The U.S. dollar retraced most of its early weakness on Monday before the Federal Reserve is expected to hike rates on Wednesday, though concerns about tepid inflation were seen weighing on the greenback.
The U.S. dollar retraced most of its early weakness on Monday before the Federal Reserve is expected to hike rates on Wednesday, though concerns about tepid inflation were seen weighing on the greenback. When the U.S. central bank concludes its two-day December policy meeting, investors will be watching for concern about low inflation from Fed officials and any indications that this may make further rate hikes next year less likely. Tepid wage growth in Friday’s jobs report for November added to concerns that inflation will remain benign and complicate the Fed’s ability to execute further rate hikes. “Markets after last week’s numbers are probably going into the Fed a little bit more cautious, especially if (Yellen) continues to play out the disappointments we’ve seen around inflation and how that may impact the outlook next year,” said Mark McCormick, North American head of FX strategy at TD Securities in Toronto. The dollar index against a basket of six major currencies was last down 0.09 percent at 93.82, after earlier falling as low as 93.666. Consumer Price Index (CPI) data on Wednesday will be a key data focus for further clues on price pressures. The greenback pared losses as U.S. Treasury yields rose back from morning lows, which were reached on safety buying after an explosion rocked one of New York’s busiest commuter hubs. “That played a pretty significant role in the rebound in the dollar,” said Kathy Lien, a managing director at BK Asset Management in New York.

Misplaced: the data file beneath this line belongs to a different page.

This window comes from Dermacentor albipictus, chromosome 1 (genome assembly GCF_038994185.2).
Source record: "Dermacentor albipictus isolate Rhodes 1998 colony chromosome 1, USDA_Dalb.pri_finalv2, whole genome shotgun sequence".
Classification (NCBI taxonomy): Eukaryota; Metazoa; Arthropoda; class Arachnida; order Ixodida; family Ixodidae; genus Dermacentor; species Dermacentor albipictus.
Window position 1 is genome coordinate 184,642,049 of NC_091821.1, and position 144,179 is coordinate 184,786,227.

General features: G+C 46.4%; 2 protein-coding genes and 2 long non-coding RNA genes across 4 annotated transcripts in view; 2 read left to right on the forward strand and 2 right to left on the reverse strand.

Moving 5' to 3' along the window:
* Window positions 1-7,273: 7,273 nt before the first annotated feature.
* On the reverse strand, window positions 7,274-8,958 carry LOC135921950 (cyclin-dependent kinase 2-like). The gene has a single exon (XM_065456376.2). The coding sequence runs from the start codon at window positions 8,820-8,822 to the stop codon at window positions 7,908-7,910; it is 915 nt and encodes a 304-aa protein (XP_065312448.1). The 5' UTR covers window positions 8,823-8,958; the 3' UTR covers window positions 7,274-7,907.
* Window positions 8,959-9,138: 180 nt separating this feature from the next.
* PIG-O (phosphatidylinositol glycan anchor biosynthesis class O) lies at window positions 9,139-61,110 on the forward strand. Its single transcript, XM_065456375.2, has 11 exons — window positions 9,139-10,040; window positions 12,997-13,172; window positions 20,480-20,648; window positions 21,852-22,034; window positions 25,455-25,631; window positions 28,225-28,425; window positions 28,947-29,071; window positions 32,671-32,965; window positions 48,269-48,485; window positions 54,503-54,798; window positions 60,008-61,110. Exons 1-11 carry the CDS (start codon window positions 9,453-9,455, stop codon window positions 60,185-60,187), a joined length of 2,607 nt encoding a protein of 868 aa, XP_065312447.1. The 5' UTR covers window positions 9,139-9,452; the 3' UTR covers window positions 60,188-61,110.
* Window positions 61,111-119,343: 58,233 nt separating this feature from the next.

Safe-haven currencies the Japanese yen and Swiss franc had also gained after the explosion at New York’s Port Authority. New York Mayor Bill DeBlasio said it was “an attempted terrorist attack.” The dollar was last down 0.01 percent at 113.47 yen and down 0.22 percent against the Swiss franc at 0.99 francs. The kiwi jumped over one percent after the New Zealand government named pension fund chief Adrian Orr as the nation’s new central bank governor, as markets bet a radical shake-up of monetary policy will be avoided. Bitcoin was also in the spotlight, as futures of the cryptocurrency began trading on CBOE Global Markets.
Bitcoin was up around 12 percent at $16,455 on the Luxembourg-based Bitstamp exchange, just shy of an all-time high of $16,666.66 hit on the exchange on Friday. The most-traded futures contract opened at $15,460 before leaping to a high of $18,850. It last stood at $17,900.